Pokémon GO incidents (2016 & 2017)

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Pokémon GO, an augmented reality game. Photo from Singapore Police Force Facebook.
The crowd at Blk 401, Hougang Ave 10. Photo from TODAY.

Pokémon GO is a popular mobile game developed by Niantic, where players can catch Pokémon on their mobile phones at various locations using augmented reality technology. Pokémon GO was launched in Singapore on 6 August 2016.[1] In conjunction with the launch, Singapore authorities released safety warnings to Singaporeans. However, the game’s immense popularity among the Singapore public had led to a few unfortunate incidents to occur throughout the years 2016 and 2017.

Warnings from authorities[edit | edit source]

Singapore Police Force (SPF)[edit | edit source]

In a Facebook post dated 6 August 2016, the Singapore Police Force (SPF) reminded the public to prioritise their personal safety and gave them the following advice:[2]

  • Co not play alone, play in pairs or as a group.
  • Do not walk onto roads without watching and always be aware of one’s surroundings.
  • Do not play the game and drive, or ride any personal mobility vehicle at the same time.
  • Do not trespass or take pictures of restricted areas and private properties.
  • Remain vigilant about stranger-danger.
  • Do not reveal personal information, and watch out for fake apps or cheat tools that may be used by Cyber criminals to commit fraud.

Public Utilities Board (PUB)[edit | edit source]

In a Facebook post dated 6 August 2016, the Public Utilities Board (PUB) of Singapore also reminded players to be careful and aware of their surroundings when playing the game.[3]

There was a cause for concern for PUB as many Pokéstops are located near PUB’s waterways and canals. This may pose a danger to engrossed players who could fall into the water bodies.[4]

Singapore Army and the Republic of Singapore Air Force (RSAF)[edit | edit source]

The Singapore Army took to Facebook to remind all players to play responsibly by not trespassing into army camps.[5] In the post, they also reminded existing National Servicemen that it is not allowed to use phone cameras in the "green zones" of the camps.[6] The post was received positively by netizens where many praised the author of the post for its numerous Pokémon related puns and references.[7]

On Twitter, The Republic of Singapore Air Force (RSAF) also reminded players not to trespass into bases and camps to catch Pokémon.[8]

National Gallery Singapore[edit | edit source]

National Gallery Singapore released a set of guidelines on Facebook on 6 August 2016. These guidelines were directed at visitors who plan to play Pokémon GO in the museum. The guidelines are as follows:[9]

  • Avoid playing around the artworks.
  • Be careful not to bump into other visitors and look out for corners, staircases and other elevated spaces.
  • Be respectful of visitors who are admiring the artworks, and try not to damage any artwork or spaces.
  • Take regular breaks in between playing.

The Gallery also warned that they will remove "unpleasant and uncooperative Pokémon GO trainers" from its premises whenever necessary.[10]

Cardiac arrest in Marina Bay Sands area (2017)[edit | edit source]

A man suffered a cardiac arrest in the Marina Bay area after catching a Lapras. Photo collage from METRO news.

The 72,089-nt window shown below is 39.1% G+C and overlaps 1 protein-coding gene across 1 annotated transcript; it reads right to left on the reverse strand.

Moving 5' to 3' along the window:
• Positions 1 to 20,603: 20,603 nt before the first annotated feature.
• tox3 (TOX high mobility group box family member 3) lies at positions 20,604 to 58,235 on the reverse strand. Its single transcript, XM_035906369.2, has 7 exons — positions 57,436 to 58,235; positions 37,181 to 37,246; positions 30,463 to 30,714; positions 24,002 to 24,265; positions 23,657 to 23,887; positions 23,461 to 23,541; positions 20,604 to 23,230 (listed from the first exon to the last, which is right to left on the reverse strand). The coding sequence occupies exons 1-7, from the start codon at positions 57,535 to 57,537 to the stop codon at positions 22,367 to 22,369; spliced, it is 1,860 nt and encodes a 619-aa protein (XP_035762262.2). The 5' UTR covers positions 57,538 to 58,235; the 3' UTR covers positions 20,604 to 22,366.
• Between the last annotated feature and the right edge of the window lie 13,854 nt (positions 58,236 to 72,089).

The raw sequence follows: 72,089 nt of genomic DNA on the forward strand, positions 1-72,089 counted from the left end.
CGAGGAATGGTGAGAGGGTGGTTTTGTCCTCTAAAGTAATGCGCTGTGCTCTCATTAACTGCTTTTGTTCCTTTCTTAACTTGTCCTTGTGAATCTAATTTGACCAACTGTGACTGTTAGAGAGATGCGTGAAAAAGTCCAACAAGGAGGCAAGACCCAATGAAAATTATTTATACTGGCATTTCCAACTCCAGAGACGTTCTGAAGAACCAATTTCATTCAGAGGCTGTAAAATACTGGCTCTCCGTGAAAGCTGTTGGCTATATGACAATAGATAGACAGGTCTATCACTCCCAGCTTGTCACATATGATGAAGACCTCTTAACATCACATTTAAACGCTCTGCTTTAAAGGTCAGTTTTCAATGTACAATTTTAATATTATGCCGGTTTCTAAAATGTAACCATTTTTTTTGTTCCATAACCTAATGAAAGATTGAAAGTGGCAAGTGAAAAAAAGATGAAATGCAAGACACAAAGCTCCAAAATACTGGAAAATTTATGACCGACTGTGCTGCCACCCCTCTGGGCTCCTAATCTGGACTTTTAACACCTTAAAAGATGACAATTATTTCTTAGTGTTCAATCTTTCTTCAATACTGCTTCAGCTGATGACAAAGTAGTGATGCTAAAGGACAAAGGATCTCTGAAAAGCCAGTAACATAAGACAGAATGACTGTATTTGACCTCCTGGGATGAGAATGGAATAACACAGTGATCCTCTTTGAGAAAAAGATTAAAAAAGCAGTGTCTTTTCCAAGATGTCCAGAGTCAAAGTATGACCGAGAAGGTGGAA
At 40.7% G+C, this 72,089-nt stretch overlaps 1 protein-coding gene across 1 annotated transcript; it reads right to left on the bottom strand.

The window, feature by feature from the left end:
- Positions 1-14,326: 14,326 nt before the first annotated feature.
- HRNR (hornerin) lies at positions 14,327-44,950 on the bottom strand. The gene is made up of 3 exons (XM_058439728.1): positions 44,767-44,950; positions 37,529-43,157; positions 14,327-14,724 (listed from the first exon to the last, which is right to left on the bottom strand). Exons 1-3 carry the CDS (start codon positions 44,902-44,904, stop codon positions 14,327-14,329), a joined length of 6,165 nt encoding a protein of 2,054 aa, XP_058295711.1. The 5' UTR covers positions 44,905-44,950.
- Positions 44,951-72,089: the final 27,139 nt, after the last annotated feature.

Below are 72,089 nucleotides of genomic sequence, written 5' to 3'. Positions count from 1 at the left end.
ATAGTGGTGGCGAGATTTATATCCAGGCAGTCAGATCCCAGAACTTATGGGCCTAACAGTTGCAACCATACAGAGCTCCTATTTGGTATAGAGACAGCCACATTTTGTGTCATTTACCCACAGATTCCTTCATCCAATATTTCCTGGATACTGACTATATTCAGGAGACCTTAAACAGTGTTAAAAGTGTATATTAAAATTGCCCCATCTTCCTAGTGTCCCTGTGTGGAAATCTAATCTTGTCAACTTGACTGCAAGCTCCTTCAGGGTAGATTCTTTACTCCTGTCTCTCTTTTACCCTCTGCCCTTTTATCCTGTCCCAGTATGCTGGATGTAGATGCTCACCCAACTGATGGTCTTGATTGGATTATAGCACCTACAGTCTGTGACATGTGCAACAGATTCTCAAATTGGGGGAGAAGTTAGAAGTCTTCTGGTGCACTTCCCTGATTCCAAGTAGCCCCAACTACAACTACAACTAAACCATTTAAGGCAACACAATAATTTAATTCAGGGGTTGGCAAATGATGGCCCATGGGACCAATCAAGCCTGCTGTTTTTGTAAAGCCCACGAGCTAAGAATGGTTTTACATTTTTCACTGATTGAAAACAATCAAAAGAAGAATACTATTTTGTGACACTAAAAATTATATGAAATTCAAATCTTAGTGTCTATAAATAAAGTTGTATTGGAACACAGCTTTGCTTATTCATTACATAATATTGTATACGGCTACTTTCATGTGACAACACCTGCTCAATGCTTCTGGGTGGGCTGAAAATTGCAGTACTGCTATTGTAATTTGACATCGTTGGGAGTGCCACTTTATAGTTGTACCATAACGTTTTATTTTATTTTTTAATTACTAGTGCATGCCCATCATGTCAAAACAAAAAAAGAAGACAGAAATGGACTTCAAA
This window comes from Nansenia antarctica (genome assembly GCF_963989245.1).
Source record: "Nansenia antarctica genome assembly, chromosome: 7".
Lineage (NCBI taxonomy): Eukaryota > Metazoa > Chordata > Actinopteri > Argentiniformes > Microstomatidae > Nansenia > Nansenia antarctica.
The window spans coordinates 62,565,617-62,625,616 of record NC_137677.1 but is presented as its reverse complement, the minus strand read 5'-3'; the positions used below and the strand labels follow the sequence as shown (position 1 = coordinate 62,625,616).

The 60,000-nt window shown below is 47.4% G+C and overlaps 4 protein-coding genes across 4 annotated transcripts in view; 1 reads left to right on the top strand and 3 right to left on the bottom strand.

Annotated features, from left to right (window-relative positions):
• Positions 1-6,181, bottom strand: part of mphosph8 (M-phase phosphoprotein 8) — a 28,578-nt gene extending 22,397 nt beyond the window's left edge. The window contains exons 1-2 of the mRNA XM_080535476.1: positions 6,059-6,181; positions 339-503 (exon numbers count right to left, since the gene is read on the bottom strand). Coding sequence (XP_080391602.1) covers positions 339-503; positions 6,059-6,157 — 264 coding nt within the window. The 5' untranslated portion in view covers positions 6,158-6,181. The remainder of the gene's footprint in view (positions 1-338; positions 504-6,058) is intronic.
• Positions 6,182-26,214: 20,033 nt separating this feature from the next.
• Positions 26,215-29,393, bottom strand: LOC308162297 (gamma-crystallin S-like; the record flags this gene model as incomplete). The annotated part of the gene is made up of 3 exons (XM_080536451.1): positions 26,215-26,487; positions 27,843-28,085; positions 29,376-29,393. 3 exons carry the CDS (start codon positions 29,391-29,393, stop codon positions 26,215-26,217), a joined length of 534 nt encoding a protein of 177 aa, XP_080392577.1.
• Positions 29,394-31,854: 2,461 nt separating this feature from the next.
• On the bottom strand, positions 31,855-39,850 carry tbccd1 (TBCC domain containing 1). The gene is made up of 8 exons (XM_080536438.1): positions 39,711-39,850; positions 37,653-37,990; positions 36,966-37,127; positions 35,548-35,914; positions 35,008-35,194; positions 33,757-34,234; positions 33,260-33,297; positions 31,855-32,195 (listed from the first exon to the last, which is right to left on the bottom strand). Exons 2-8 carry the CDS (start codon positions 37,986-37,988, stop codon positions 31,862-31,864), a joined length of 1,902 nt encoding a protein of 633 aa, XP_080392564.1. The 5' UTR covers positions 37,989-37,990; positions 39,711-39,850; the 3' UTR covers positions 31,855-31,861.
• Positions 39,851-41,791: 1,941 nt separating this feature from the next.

On 26 February 2017, a 67-year old retiree by the name of Liang Weiming suffered a severe cardiac arrest close to the entrance of Bayfront MRT station after having caught a rare Lapras on Pokémon GO.[11] He passed away at roughly 5.30pm. As reported by Lianhe Wanbao, Liang Weiming's widow elaborated that her husband had been consistently visiting the area to hunt for the virtual creatures.[12]

Liang Weiming had a history of cardiac disease and was conveyed to Singapore General Hospital by SCDF paramedics following his heart attack.[13] Based on records from the deceased’s handphone, he had indeed managed to catch the rare Pokémon Lapras and Granbull before he suffered his heart attack.[14]

Scuffle in Plaza Singapura (2016)[edit | edit source]

On 14 August 2016, a dispute between a car driver and a pedestrian at the carpark entrance of Plaza Singapura took place. The Singapore Police Force (SPF) revealed in a press release on 16 August 2016 that the car driver had sounded his car horn at the pedestrian, who was playing Pokémon GO on his phone while crossing the road. This led to a scuffle between the two men. They were both arrested for affray upon the arrival of the police.[15]

Players dash across road in Hougang (2016)[edit | edit source]

A bird's eye view of the crowd of Pokémon GO players at Blk 401, Hougang Avenue 10. Photo from The Straits Times.

Block 401 at Hougang Avenue 10 is a hotbed for Pokémon to spawn, making the area extremely popular with players. On 10 August 2016, at roughly 9.25pm, the rare Pokémon Snorlax spawned at Punggol Park.[16] The news of the spawn caused throngs of Pokémon GO players who were at Blk 401 to rush to across the road to Punggol Park without paying any heed to the incoming traffic.[17] A netizen had submitted a video (SPH video) of the scene to STOMP, capturing the mass of people who were on the road while cars were passing by. At one point in the video, the crowd had blocked an SBS bus from moving.


Additionally, the residents of Hougang Avenue 10 had voiced their complaints about the whole situation. Their unhappiness stemmed from not being able to find parking spaces, the litter left behind by the players, and the noise pollution that continued into late hours.[18]


Hougang Neighbourhood Police Centre responded to the issue in a Facebook post dated 12 August 2016. They urged all players to exercise proper Road Safety, dispose of their own trash, and reduce noise levels at night.[19] The police had also stepped up the number of patrols in the area so as to monitor the crowd.[20]